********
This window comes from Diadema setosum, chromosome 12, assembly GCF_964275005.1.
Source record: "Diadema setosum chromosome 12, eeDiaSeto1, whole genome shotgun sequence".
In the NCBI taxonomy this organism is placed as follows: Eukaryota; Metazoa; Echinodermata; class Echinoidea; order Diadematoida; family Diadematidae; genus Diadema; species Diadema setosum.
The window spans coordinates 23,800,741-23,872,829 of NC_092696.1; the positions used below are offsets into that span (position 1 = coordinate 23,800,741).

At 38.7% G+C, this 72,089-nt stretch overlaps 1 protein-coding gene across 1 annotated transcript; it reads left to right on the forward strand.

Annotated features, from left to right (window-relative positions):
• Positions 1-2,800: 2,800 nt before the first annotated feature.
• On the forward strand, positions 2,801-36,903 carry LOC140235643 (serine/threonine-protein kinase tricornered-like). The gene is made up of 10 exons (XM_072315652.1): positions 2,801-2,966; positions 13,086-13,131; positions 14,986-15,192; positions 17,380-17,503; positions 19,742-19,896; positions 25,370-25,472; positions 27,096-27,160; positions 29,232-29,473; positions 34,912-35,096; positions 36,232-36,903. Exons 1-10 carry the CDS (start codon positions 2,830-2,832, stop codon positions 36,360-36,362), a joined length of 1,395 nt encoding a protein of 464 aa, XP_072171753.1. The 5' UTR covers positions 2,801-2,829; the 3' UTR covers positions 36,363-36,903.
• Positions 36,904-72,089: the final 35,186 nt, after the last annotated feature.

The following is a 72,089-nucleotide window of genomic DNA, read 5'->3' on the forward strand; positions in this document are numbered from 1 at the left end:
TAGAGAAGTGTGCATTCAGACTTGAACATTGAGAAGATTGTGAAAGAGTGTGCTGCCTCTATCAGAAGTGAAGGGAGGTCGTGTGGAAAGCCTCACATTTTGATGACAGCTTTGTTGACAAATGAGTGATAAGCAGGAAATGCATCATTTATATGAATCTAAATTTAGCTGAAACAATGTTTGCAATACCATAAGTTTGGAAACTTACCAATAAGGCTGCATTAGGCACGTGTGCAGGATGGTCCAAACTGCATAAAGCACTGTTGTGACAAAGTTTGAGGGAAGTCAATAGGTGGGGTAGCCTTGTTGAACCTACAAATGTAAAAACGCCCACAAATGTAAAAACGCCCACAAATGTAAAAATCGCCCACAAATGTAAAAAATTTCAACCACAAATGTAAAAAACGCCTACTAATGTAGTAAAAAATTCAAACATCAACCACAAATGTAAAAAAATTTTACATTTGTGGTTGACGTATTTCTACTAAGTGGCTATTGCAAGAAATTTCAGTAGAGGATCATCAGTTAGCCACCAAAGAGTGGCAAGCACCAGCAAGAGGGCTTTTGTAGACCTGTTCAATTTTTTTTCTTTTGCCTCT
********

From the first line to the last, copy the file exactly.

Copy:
This window comes from Diadema setosum, chromosome 12, assembly GCF_964275005.1.
Source record: "Diadema setosum chromosome 12, eeDiaSeto1, whole genome shotgun sequence".
In the NCBI taxonomy this organism is placed as follows: Eukaryota; Metazoa; Echinodermata; class Echinoidea; order Diadematoida; family Diadematidae; genus Diadema; species Diadema setosum.
The window spans coordinates 23,800,741-23,872,829 of NC_092696.1; the positions used below are offsets into that span (position 1 = coordinate 23,800,741).

At 38.7% G+C, this 72,089-nt stretch overlaps 1 protein-coding gene across 1 annotated transcript; it reads left to right on the forward strand.

Annotated features, from left to right (window-relative positions):
• Positions 1-2,800: 2,800 nt before the first annotated feature.
• On the forward strand, positions 2,801-36,903 carry LOC140235643 (serine/threonine-protein kinase tricornered-like). The gene is made up of 10 exons (XM_072315652.1): positions 2,801-2,966; positions 13,086-13,131; positions 14,986-15,192; positions 17,380-17,503; positions 19,742-19,896; positions 25,370-25,472; positions 27,096-27,160; positions 29,232-29,473; positions 34,912-35,096; positions 36,232-36,903. Exons 1-10 carry the CDS (start codon positions 2,830-2,832, stop codon positions 36,360-36,362), a joined length of 1,395 nt encoding a protein of 464 aa, XP_072171753.1. The 5' UTR covers positions 2,801-2,829; the 3' UTR covers positions 36,363-36,903.
• Positions 36,904-72,089: the final 35,186 nt, after the last annotated feature.

The following is a 72,089-nucleotide window of genomic DNA, read 5'->3' on the forward strand; positions in this document are numbered from 1 at the left end:
TAGAGAAGTGTGCATTCAGACTTGAACATTGAGAAGATTGTGAAAGAGTGTGCTGCCTCTATCAGAAGTGAAGGGAGGTCGTGTGGAAAGCCTCACATTTTGATGACAGCTTTGTTGACAAATGAGTGATAAGCAGGAAATGCATCATTTATATGAATCTAAATTTAGCTGAAACAATGTTTGCAATACCATAAGTTTGGAAACTTACCAATAAGGCTGCATTAGGCACGTGTGCAGGATGGTCCAAACTGCATAAAGCACTGTTGTGACAAAGTTTGAGGGAAGTCAATAGGTGGGGTAGCCTTGTTGAACCTACAAATGTAAAAACGCCCACAAATGTAAAAACGCCCACAAATGTAAAAATCGCCCACAAATGTAAAAAATTTCAACCACAAATGTAAAAAACGCCTACTAATGTAGTAAAAAATTCAAACATCAACCACAAATGTAAAAAAATTTTACATTTGTGGTTGACGTATTTCTACTAAGTGGCTATTGCAAGAAATTTCAGTAGAGGATCATCAGTTAGCCACCAAAGAGTGGCAAGCACCAGCAAGAGGGCTTTTGTAGACCTGTTCAATTTTTTTTCTTTTGCCTCT